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Eliciting Student Expectations Of The Returns To Schooling

  • Jeff Dominitz

    (University ofMichigan)

  • Charles F. Manski

    (University of Wisconsin)

We report here on the design and first application of an interactive computer-administered personal interview (CAPI) survey eliciting from high school students and college undergraduates their expectations of the income they would earn if they were to complete different levels of schooling. We also elicit respondents' beliefs about current earnings distributions. Whereas a scattering of earlier studies have elicited point expectations of earnings unconditional on future schooling, we elicit subjective earnings distributions under alternative scenarios for future earnings. We find that respondents, even ones as young as high school sophomores, are willing and able to respond meaningfully to questions eliciting their earnings expectations in probabilistic form. Respondents vary considerably in their earnings expectations but there is a common belief that the returns to a college education are positive and that earnings rise between ages 30 and 40. There is a common belief that one's own future earnings are rather uncertain. Moreover, respondents tend to overestimate the current degree of earnings inequality in American society.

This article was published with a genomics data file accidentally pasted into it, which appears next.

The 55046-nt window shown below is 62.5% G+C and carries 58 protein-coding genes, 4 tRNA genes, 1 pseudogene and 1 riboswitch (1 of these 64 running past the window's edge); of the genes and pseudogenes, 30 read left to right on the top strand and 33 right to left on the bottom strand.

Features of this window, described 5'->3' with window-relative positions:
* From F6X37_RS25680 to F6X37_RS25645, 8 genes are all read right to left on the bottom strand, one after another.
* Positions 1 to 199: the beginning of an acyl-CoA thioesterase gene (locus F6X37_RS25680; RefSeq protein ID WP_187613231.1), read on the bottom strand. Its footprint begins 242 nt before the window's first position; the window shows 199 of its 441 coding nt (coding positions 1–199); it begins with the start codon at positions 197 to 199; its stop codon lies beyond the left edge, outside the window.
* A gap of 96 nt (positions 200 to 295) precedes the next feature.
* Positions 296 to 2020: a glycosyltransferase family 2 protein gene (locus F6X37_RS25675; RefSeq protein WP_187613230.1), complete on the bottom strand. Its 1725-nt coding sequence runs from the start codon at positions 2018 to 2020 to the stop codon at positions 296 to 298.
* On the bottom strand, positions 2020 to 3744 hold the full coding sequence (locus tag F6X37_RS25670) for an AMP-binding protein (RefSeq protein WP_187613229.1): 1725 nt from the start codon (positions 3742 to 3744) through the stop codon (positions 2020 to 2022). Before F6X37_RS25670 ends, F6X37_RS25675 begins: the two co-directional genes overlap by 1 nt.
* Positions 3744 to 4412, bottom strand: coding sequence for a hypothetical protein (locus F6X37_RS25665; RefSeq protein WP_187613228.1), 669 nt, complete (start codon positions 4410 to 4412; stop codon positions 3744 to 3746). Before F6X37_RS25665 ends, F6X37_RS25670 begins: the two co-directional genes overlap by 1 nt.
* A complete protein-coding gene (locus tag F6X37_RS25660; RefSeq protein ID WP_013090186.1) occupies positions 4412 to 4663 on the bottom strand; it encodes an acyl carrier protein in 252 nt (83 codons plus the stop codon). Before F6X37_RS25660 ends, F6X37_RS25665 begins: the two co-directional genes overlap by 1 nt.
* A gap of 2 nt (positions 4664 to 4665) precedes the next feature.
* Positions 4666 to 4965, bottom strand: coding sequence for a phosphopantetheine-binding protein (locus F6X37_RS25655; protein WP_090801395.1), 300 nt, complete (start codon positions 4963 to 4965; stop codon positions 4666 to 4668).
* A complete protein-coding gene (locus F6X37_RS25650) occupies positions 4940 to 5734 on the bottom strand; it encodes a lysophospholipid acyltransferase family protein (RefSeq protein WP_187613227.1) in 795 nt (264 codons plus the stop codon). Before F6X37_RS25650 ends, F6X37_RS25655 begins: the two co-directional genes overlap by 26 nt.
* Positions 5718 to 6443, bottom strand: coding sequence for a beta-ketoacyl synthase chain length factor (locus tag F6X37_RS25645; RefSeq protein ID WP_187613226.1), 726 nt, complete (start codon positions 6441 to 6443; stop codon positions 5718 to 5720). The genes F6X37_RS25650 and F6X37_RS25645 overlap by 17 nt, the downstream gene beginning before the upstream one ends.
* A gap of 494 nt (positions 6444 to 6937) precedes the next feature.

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Paper provided by EconWPA in its series Econometrics with number 9411002.

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Date of creation: 15 Nov 1994
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Handle: RePEc:wpa:wuwpem:9411002
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  1. repec:att:wimass:9110 is not listed on IDEAS
  2. repec:att:wimass:8905 is not listed on IDEAS
  3. Charles T. Clotfelter & Michael Rothschild, 1993. "Studies of Supply and Demand in Higher Education," NBER Books, National Bureau of Economic Research, Inc, number clot93-1, May.
  4. Francine D. Blau, 1990. "Career Plans and Expectations of Young Women and Men: The Earnings Gap and Labor Force Participation," NBER Working Papers 3445, National Bureau of Economic Research, Inc.
  5. J. Dominitz & C. F. Manski, . "Using expectations data to study subjective income expectations," Institute for Research on Poverty Discussion Papers 1050-94, University of Wisconsin Institute for Research on Poverty.
  6. repec:att:wimass:9217 is not listed on IDEAS
  7. F. Thomas Juster, 1966. "Consumer Buying Intentions and Purchase Probability: An Experiment in Survey Design," NBER Books, National Bureau of Economic Research, Inc, number just66-2, May.
  8. Robert J. Willis & Sherwin Rosen, 1978. "Education and Self-Selection," NBER Working Papers 0249, National Bureau of Economic Research, Inc.
  9. Charles F. Manski, 1993. "Adolescent Econometricians: How Do Youth Infer the Returns to Schooling?," NBER Chapters, in: Studies of Supply and Demand in Higher Education, pages 43-60 National Bureau of Economic Research, Inc.
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